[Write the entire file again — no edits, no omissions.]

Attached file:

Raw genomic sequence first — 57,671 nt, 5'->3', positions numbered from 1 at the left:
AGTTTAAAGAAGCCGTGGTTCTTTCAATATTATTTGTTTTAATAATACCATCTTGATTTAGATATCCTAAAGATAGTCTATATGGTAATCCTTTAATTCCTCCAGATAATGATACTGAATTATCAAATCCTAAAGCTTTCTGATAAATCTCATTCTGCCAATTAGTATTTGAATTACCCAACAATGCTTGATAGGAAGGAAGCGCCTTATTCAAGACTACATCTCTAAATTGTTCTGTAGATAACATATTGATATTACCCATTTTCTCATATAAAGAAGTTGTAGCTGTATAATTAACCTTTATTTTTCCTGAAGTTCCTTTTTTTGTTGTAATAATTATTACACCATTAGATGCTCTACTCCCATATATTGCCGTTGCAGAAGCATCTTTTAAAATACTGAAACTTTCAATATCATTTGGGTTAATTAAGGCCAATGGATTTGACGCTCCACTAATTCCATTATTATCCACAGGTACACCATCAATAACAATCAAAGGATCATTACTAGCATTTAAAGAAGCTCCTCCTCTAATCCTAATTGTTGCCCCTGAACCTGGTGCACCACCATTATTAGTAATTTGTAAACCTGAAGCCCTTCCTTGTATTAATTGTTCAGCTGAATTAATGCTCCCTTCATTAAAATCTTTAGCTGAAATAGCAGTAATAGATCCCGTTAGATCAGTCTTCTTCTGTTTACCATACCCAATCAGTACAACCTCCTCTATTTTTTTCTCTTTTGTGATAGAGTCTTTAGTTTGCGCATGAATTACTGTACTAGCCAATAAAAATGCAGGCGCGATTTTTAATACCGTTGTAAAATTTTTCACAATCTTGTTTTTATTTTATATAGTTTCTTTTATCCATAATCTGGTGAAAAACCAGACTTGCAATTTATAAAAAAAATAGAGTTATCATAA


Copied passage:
Raw genomic sequence first — 57,671 nt, 5'->3', positions numbered from 1 at the left:
AGTTTAAAGAAGCCGTGGTTCTTTCAATATTATTTGTTTTAATAATACCATCTTGATTTAGATATCCTAAAGATAGTCTATATGGTAATCCTTTAATTCCTCCAGATAATGATACTGAATTATCAAATCCTAAAGCTTTCTGATAAATCTCATTCTGCCAATTAGTATTTGAATTACCCAACAATGCTTGATAGGAAGGAAGCGCCTTATTCAAGACTACATCTCTAAATTGTTCTGTAGATAACATATTGATATTACCCATTTTCTCATATAAAGAAGTTGTAGCTGTATAATTAACCTTTATTTTTCCTGAAGTTCCTTTTTTTGTTGTAATAATTATTACACCATTAGATGCTCTACTCCCATATATTGCCGTTGCAGAAGCATCTTTTAAAATACTGAAACTTTCAATATCATTTGGGTTAATTAAGGCCAATGGATTTGACGCTCCACTAATTCCATTATTATCCACAGGTACACCATCAATAACAATCAAAGGATCATTACTAGCATTTAAAGAAGCTCCTCCTCTAATCCTAATTGTTGCCCCTGAACCTGGTGCACCACCATTATTAGTAATTTGTAAACCTGAAGCCCTTCCTTGTATTAATTGTTCAGCTGAATTAATGCTCCCTTCATTAAAATCTTTAGCTGAAATAGCAGTAATAGATCCCGTTAGATCAGTCTTCTTCTGTTTACCATACCCAATCAGTACAACCTCCTCTATTTTTTTCTCTTTTGTGATAGAGTCTTTAGTTTGCGCATGAATTACTGTACTAGCCAATAAAAATGCAGGCGCGATTTTTAATACCGTTGTAAAATTTTTCACAATCTTGTTTTTATTTTATATAGTTTCTTTTATCCATAATCTGGTGAAAAACCAGACTTGCAATTTATAAAAAAAATAGAGTTATCATAA